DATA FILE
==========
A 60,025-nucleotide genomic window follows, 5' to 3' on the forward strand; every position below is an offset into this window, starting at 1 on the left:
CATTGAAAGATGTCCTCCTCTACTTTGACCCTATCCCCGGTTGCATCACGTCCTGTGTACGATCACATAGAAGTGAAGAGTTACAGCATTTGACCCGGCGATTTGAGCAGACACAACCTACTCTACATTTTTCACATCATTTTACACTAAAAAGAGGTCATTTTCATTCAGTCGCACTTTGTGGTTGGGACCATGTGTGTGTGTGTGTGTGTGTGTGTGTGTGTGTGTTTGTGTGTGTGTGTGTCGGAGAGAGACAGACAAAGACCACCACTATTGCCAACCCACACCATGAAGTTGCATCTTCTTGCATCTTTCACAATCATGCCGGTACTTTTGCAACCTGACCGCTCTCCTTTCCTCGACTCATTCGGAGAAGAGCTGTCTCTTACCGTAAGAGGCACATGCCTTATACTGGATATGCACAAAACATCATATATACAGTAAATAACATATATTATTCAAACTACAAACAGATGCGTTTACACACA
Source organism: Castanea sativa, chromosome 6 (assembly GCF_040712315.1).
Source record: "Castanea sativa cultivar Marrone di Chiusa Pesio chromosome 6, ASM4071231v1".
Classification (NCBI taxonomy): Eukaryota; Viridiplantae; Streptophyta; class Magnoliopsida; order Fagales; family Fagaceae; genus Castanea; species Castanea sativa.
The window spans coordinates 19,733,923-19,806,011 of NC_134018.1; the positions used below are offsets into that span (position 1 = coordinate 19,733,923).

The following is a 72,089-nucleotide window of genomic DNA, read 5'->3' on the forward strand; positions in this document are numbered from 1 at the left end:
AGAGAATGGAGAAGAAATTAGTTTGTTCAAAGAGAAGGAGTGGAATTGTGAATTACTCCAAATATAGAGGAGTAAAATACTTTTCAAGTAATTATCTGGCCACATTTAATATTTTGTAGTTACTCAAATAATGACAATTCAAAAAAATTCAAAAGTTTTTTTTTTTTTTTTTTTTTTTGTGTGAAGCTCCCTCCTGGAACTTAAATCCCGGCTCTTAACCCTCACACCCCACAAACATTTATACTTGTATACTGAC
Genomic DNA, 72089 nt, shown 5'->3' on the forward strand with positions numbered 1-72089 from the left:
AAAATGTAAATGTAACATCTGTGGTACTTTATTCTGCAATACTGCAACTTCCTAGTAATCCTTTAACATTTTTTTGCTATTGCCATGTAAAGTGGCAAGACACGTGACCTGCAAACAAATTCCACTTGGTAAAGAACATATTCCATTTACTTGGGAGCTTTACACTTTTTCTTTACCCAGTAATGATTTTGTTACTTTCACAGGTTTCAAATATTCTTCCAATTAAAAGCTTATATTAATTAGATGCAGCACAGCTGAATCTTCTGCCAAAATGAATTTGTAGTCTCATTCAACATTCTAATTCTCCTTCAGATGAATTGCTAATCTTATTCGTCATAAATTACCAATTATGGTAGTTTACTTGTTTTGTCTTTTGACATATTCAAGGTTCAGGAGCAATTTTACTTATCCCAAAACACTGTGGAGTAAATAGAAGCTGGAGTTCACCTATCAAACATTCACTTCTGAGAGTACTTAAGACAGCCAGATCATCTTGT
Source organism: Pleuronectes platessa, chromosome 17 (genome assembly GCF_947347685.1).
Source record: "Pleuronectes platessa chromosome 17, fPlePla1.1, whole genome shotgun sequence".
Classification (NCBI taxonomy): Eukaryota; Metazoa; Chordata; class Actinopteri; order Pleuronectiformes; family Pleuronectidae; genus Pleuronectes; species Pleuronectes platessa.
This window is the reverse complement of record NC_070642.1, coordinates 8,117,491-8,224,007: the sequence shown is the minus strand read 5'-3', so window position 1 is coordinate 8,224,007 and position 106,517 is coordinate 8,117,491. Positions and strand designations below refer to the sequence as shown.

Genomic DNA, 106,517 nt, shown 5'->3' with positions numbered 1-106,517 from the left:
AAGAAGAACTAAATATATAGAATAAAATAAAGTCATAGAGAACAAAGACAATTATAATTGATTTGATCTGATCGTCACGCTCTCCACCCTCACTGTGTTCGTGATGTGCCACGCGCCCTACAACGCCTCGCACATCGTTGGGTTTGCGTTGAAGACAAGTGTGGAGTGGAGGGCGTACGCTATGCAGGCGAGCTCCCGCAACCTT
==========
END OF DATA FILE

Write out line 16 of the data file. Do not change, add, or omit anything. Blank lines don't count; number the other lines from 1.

AAGAAGAACTAAATATATAGAATAAAATAAAGTCATAGAGAACAAAGACAATTATAATTGATTTGATCTGATCGTCACGCTCTCCACCCTCACTGTGTTCGTGATGTGCCACGCGCCCTACAACGCCTCGCACATCGTTGGGTTTGCGTTGAAGACAAGTGTGGAGTGGAGGGCGTACGCTATGCAGGCGAGCTCCCGCAACCTT